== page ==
How Kelburn Normal School uses the edit button to promote learner reflection

It was great to get along to Kelburn Normal School and hear about how they are SMATA to power up the reflective dimension of learning.

SMATA’s edit button is the feature that’s helping them do this. You find this when you go to review an observation.

What Kelburn are doing is really interesting. They see the edit button as an opportunity to make reflection a process based on dialogue and partnership. Each observation allows you to capture three pieces of media as evidence, so they are leaving the 3rd for a recording of the reflective discussion, where the emphasis is on making what has been learned known, named and explicit, and the potential for what next is explored. It’s a fantastic, and innovative use of the edit button.


If you’re interested in this, try these steps.

  • Capture an observation, but keep the media count to two.
  • Sit with the student, or students, involved. Show them the observation.
  • Review the evidence with them.
  • Ask them whether they agree with where you interpreted the learning on the emerging to rich scale.
  • Press the edit button, then select the audio record option. Record the reflective discussion.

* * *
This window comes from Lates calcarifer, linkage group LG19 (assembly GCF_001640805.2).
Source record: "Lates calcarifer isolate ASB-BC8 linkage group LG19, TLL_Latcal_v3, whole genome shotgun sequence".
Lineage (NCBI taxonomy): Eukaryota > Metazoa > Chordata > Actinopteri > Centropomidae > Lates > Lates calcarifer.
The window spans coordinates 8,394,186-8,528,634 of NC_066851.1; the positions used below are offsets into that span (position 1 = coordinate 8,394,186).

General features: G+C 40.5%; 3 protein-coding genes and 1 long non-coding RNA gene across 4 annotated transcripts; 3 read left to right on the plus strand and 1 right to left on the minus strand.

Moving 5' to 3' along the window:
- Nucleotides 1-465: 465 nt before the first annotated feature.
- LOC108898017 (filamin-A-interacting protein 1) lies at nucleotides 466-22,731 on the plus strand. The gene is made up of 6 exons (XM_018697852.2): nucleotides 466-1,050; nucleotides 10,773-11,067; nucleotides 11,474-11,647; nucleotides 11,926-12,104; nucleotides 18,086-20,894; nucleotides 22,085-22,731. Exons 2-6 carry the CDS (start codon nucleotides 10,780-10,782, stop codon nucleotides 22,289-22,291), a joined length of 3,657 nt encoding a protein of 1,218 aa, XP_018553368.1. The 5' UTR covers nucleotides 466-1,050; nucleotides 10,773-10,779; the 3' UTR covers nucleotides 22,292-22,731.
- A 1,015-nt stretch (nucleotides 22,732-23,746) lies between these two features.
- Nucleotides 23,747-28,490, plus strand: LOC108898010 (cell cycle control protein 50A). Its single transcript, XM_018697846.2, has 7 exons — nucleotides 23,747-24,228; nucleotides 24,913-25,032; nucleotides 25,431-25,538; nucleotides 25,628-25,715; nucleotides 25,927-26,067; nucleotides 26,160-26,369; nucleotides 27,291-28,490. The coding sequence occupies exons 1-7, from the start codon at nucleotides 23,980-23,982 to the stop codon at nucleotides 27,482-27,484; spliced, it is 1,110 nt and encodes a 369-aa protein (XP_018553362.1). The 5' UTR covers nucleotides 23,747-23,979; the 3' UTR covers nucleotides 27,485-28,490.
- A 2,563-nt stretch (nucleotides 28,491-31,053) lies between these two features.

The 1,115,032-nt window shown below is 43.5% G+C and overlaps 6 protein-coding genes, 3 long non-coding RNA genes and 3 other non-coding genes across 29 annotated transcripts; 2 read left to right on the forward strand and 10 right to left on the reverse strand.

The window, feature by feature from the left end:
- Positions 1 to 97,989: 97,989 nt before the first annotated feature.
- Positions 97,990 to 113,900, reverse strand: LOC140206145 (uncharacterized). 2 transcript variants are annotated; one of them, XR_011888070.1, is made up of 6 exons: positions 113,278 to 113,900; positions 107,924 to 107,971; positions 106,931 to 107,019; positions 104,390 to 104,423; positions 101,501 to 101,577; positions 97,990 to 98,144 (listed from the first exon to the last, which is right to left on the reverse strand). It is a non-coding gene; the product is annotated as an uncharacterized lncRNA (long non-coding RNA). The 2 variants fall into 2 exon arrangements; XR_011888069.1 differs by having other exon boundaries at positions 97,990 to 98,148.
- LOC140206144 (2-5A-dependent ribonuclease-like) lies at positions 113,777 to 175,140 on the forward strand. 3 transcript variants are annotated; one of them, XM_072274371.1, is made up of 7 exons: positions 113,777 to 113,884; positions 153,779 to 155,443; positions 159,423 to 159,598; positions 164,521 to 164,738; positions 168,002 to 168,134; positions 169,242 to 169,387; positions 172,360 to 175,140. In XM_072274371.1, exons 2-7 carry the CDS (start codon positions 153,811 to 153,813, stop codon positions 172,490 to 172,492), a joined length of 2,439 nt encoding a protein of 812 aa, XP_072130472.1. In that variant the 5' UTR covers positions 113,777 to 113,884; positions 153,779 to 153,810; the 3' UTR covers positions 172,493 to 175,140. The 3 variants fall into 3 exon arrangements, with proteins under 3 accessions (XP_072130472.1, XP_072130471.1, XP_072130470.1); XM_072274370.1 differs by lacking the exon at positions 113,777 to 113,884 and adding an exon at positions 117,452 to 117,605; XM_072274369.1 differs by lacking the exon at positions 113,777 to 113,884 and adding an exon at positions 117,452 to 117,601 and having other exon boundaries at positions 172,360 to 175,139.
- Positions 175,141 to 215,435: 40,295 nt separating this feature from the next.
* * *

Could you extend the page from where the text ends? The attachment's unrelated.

• Add the recording to the observation.
  • Make any adjustments to the scale that are required.
  • Write in notes in the description box, if required (eg, a ‘what next’).
  • Post the observation.
  • Use the information from the reflection to plan opportunities for the student(s) to act on potential.

The beauty of SMATA, is that the information you need to respond to learner potential is right there at your fingertips. Bringing students into the process helps make your planning, and the learning, more personalised.

Bevan Holloway About the author

I'm the founder of Smata. I used to be a secondary school English teacher. When I was, I became disillusioned with what school did to kids. That led to me adopting play as a core part of my practice. Now I help teachers across all ages harness the power of play. The Smata app was born from that work.